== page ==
As Waco’s community continues to grow, many new developments have begun to brew. None are more noticeable than the recently opened coffee shops downtown.
“It has its own little world. We have our own celebrities, and camps and conventions that are not completely seen by the common consumer,” said Cody Ferguson, chief coffee officer of Dichotomy Coffee & Spirits.
Dichotomy, which opened a shop in Croft Art Gallery in October 2013, originally started to serve coffee at the Waco Downtown Famers Market in April 2012, and was one of the very first specialty coffee establishments in Waco.
“We took a risk not offering syrups or nonfat milk or any of the things that people really considered popular in coffee, but it went over really well,” Ferguson said. “We tried to educate people that this. . . is what it is and it’s something kind of different.”
Waco has come a long way over the four years since two roasting companies were introduced into the coffee community.
“Waco in the last four years has become a place where you can actually get a decent cup of coffee,” Ferguson said.
Ferguson said in the coffee community, all of the smaller shops aren’t necessarily competing with each other as much as they are with the large chains such as Starbucks and Dunkin’ Donuts.
“I want it to be really enjoyable. I want it to be unique,’” Ferguson said. “If you are changing someone’s taste… You aren’t really pulling business away from anybody except for those people, who in my opinion destroy coffee.”
Ferguson mentioned Pinewood Coffee, which recently opened inside Alpha Omega, a grill and bakery located at 929 Franklin Avenue. He doesn’t necessarily view it as a competitor as much as business run by fellow coffee lovers.
“Yes, I would love to bring more business to Dichotomy, but I think that is going to be done through other shops opening,” Ferguson said. “It doesn’t just have to be us.”
The history behind Dichotomy and Pinewood is long. Dylan Washington, one of the owners from Pinewood Roasters, shared how the relationship between Dichotomy and Pinewood began. Washington and five other men who are now key workers at Dichotomy, one of the men, Brett Jameson, being an owner, all worked at the Starbucks located at Central Texas Marketplace.
“So six people total all worked at that Starbucks at the same time and it was a time of super mental fermentation,” Washington said. “We discovered Intelligentsia and PT’s, all these roasters who were doing all these different things.”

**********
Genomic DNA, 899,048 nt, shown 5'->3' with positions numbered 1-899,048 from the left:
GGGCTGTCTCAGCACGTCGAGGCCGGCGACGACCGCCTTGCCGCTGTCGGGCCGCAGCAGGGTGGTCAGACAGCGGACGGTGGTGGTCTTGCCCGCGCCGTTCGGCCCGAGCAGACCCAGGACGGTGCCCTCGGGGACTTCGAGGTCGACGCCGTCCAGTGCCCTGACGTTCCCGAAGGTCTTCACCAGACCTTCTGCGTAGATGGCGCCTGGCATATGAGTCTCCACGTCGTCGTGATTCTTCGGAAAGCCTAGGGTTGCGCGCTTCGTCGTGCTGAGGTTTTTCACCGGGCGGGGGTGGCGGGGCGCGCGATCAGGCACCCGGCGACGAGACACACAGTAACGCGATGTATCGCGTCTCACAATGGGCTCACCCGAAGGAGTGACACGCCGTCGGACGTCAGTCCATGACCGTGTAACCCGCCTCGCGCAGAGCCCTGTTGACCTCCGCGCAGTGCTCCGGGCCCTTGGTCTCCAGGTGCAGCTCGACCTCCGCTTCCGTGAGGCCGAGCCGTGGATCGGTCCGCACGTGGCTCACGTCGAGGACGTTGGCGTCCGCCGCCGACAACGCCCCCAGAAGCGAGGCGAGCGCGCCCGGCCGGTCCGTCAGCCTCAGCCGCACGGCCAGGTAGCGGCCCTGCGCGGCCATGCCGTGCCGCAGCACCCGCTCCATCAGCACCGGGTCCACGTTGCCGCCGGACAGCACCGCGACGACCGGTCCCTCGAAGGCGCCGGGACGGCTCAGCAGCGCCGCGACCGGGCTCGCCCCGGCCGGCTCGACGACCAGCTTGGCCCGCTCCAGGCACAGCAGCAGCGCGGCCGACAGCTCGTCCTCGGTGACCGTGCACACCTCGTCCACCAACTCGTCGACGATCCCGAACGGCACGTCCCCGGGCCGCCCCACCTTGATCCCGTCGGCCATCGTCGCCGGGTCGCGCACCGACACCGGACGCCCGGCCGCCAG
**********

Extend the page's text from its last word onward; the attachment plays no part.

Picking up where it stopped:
Washington talked about how the six of them would brew Intelligentsia, an artisan coffee brand based out of Chicago, to serve to the customers instead of the Starbucks coffee they thought they ordered.
“You know, it was kind of like an underground movement,” Washington said.
After working at the Starbucks together, all of them talked about opening their own shops and starting to roast their own coffee beans, and bringing their product to Waco.
Washington started roasting beans in a skillet as a hobby in college. He built a roaster out of a barbecue grill with his grandpa and started to sell roasted beans to all his neighbors.
“That was my freshman year at Baylor and from that point on I was like, ‘I’m going to start a coffee roaster when I graduate,’” Washington said. “I met [business partner] J.D. Beard my senior year at Common Grounds. He and I both worked there all through college. Then we were like, ‘Yo, let’s do this.’”
Three months ago the pair established the Pinewood Coffee shop in Alpha Omega. Washington said they had the opportunity to open it because he had waited tables at 1424 Bistro, another restaurant owned by the owners of Alpha Omega. The family that owns Alpha Omega approached him with the idea of establishing a coffee shop of theirs inside the restaurant.
“[They] knew I was roasting, I had my own business, and I was trying to make it,” Washington said. “We agreed and came in and designed that corner and as you can see it’s completely different than the rest of the place.”
Washington said that their shop inside Alpha Omega is only temporary. They have been searching for the right building to establish a stand-alone coffee shop downtown sometime within the next year.
“We had the opportunity to be downtown and serve coffee and we didn’t really care what that looked like because it’s temporary,” Washington said of the space they rent.
Washington said that in less than a year they will open their own shop with a roaster, good seating and good Wi-Fi.
“You’ll see it, you’ll smell it, and you can get good coffee,” Washington said.